The poor Disney princesses have been through the wars recently, they've been domestically abused, withered away due to crippling eating disorders, inexplicably transformed into ironic rocks, and now they are spurting menstrual blood all over their gowns.
In another 'hard-hitting' stunt from Instagram user Saint Hoax, the phenomenon of 'period shaming' is examined in all its bloody glory while simultaneously missing the point.
Saint Hoax presents the pictures alongside the story of a friend who had a terrible date involving a period stain and a guy who is clearly an absolute douchebag, it reads:
A (girl) friend of mine went on a date 2 weeks ago. Halfway through dinner, she had a period leak that left a bloodstain on her skirt. Her date didn’t handle the situation well; she could tell he was uncomfortable. As the night came to an end, he said he would call her the next day…
After not hearing back from him, she was convinced he was revolted by the accident. She sent him an apologetic text message. He replied, “How can I date a girl who doesn’t know what a Tampon is?” These blooded Disney princesses are my reaction to her story. There’s a lot of ignorance and shame surrounding this subject. The fact that she felt the need to apologize for something so natural is more appalling than a period stain. Girls get their period once a month. Sometimes it gets messy. Get over it.
As the proud owner of a fully functional, living, bleeding vagina, I know as well as most people of the female persuasion that period shaming is a very real thing. A lot of women feel ashamed of a perfectly natural biological process, almost certainly due to the plethora of both modern and ancient cultural references that paint periods as impure or disgusting, but it doesn't really have anything to do with bleeding onto your clothes.
Alas, 'Disney princesses going a bit red when they buy tampons from a male cashier' or 'Disney princesses feeling humiliated and dirty because their boyfriends won't have sex with them' don't really make such clickable images.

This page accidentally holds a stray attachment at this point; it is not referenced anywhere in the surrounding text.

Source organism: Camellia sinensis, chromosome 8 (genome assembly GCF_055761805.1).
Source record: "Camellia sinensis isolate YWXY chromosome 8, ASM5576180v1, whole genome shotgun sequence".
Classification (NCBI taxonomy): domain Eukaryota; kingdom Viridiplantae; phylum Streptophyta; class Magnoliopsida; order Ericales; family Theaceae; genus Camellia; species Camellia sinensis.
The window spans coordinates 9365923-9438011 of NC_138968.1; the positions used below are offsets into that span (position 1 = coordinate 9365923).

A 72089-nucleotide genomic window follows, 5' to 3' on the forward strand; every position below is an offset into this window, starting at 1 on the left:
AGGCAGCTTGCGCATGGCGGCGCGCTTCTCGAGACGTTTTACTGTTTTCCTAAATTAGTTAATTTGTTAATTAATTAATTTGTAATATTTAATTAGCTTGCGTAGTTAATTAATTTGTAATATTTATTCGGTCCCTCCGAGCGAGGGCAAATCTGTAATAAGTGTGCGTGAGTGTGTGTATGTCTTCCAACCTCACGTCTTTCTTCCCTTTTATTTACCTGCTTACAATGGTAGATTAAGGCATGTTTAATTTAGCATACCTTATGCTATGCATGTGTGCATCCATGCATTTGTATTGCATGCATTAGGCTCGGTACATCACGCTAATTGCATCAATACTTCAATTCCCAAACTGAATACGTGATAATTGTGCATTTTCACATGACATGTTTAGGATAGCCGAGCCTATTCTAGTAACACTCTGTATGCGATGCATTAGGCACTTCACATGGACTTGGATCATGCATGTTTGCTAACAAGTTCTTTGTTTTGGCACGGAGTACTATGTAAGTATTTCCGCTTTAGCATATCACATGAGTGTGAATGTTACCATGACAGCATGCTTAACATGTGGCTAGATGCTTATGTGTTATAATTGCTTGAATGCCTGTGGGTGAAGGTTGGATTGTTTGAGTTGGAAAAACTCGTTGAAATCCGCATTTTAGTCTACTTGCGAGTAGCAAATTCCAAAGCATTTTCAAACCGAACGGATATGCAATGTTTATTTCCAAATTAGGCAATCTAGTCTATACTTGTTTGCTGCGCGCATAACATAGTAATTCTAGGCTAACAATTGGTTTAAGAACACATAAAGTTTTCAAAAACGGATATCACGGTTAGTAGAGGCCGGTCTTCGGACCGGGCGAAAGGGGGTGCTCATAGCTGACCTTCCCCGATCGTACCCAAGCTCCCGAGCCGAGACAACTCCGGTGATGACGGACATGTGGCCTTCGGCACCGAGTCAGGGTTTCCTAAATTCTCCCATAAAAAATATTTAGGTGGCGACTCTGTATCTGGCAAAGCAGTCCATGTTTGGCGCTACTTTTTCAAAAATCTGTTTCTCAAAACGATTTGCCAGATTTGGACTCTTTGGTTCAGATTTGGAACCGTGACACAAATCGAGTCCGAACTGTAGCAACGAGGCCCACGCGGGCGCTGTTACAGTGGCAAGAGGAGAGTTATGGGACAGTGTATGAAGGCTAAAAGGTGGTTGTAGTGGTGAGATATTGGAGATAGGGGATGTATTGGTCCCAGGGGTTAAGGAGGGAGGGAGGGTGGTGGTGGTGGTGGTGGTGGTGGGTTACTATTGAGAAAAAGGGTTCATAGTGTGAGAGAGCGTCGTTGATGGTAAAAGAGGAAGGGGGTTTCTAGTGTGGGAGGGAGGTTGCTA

Accidents happen and a gal always hopes that if they're caught short, someone will sympathetically whisper in their ear instead of wrinkling their noses in disgust and pointing, but this is more about common decency than 'period shaming.'
At the end of the day, nobody is rallying against 'pissing yourself shaming' or 'sweating uncontrollably until you are wet through shaming' and simmering this complicated cultural issue down to a blood patch that has been hastily blasted on with the spray tool for shock value seems like a disservice to me.
It's awful that people have to feel publicly humiliated about things that they can't control, but that's just a fact of life, and it's naive and kind of patronizing to assume that this wouldn't apply to menstruating women.
Instead, maybe we should be questioning why a lot of women feel fine about buying toilet paper to wipe poop off their anuses with, but feel humiliated by purchasing tampons, or how misogynistic jokes like "I never trust anything that bleeds for seven days and doesn't die" still prevail to this day and get LOLs to boot.
Instead, this campaign is basically inviting us all to look at women with bloody groins and daring us not to be disgusted in a move that once more reinforces a viewpoint that vaginal blood is intrinsically vile.